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Evansville Post Office searches for new location

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Gina Duwe
June 11, 2014

EVANSVILLE--Evansville's plans to expand its library are pushing the adjacent post office to begin searching for a new location.

A U.S. Postal Service real estate specialist announced at Tuesday night's city council meeting that the Evansville office will relocate, Mayor Sandy Decker said.

“They try very hard not to talk with a specific developer until after they made this public announcement,” Decker said postal officials told her.

The post office recently renewed its lease on the city-owned building at 16 S. First St., through the end of 2017.

The city has been planning for years to expand the Eager Free Public Library, 39 W. Main St. The city council voted in 2007 to buy the post office building in preparation for the expansion.

The library board is nearing the end of its more than two-year, strategic planning process, library Director Megan Kloeckner said.

Expansion talks are “at the very, very beginning,” and library officials haven't yet met with city leaders or architects, she said.

“Probably spring or summer of 2018 would be the earliest that any actual construction would be able to take place,” she said. “I think that's a good goal.”

The library needs more space to expand programming and technology needs, she said.

Residents were “very supportive” of the library and felt it is an important part of the community, according to a recent city survey, she said.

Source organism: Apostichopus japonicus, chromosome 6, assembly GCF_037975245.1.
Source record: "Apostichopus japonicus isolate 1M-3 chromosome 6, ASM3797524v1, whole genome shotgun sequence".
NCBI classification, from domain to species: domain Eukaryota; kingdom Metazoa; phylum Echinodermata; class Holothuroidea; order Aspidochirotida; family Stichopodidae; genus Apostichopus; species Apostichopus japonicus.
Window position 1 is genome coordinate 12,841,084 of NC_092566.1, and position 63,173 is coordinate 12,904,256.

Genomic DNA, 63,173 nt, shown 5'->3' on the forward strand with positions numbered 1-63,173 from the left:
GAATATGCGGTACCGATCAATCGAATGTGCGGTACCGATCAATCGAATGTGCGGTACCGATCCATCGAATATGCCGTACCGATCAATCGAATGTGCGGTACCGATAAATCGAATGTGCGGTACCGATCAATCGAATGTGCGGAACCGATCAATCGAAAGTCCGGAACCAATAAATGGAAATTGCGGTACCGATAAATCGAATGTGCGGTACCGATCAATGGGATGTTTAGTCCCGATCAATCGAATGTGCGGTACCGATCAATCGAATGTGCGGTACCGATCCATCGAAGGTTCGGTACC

About 50 percent of respondents support expanding the library in the next five years, the survey found.

Expansion would mean the demolition of the post office building, Kloeckner said.

Evansville Postmaster Darnell Schuur stressed the post office will remain in town.

“We are not leaving Evansville,” she said.

No locations have been picked, said Schuur, who is not involved in the relocation planning.

“Of course we want to be where it's most convenient for the citizens of Evansville. We have to look at economics, too,” she said. “We have to look at what there is downtown that would fit our needs.”

Those needs include loading vehicles and customer and employee parking, she said.

The postal service generally likes long-term leases over buying properties, Decker said.

The Evansville office processes Albany mail, and those carriers also work out of the office.

“That will not be changing,” Schuur said.

Decker said the city would like the post office close to the city center because residents ranked walkability as highly desirable on the community survey.

“They just have a lot of logistical needs,” Decker said. “It's a matter of trying to find the right location.”



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